Voices From the Field
Across the nation, and in California in particular, it is impossible to ignore the increased emphasis on accountability and its impact on public school policies and practices. Accountability policy has gained wide support among state policymakers, in response to concerns that public schools were failing to meet the needs of all students. California’s Public Schools Accountability Act (PSAA) holds schools and the educators within them accountable for meeting and sustaining high levels of student achievement. A system of standardized testing, curriculum standards, and rewards and sanctions provides the tools and motivation in an effort to improve school performance.
State and federal policymakers continue to support accountability as an effective means to improve schools, encouraged by early indications of increased test scores. Surprisingly, there has been little research on local educators’ experiences with and responses to such reforms. This lack of research is striking, since teachers, principals, and superintendents are directly responsible for the implementation of accountability mandates, including administering tests, teaching to the state standards, and implementing state-approved curriculum packages.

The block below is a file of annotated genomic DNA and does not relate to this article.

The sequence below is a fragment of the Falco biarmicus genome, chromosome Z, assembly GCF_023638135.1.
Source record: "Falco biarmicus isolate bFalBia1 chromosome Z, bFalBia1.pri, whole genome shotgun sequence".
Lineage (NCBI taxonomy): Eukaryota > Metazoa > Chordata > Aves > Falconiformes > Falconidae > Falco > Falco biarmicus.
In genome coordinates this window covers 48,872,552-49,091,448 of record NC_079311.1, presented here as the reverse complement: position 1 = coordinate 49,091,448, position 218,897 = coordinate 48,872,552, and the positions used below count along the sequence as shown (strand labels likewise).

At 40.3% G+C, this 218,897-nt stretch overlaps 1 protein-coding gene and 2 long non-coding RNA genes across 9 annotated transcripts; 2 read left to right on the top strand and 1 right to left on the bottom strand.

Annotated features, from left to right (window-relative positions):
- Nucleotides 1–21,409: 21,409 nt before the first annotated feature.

In an effort to understand teachers’ and administrators’ experiences with public school accountability, PACE, with the support of the Noyce Foundation, established the Educator Responses to Accountability Project (ERAP). During the 2002–03 school year, we conducted in-depth interviews with educators in eight elementary schools across California. We spoke with teachers, principals, and district leaders, exploring such topics as their knowledge and understanding of recent accountability mandates; the impact of accountability on their classroom practices and their sense of professionalism; and their efforts to address inequities in student achievement within the context of accountability.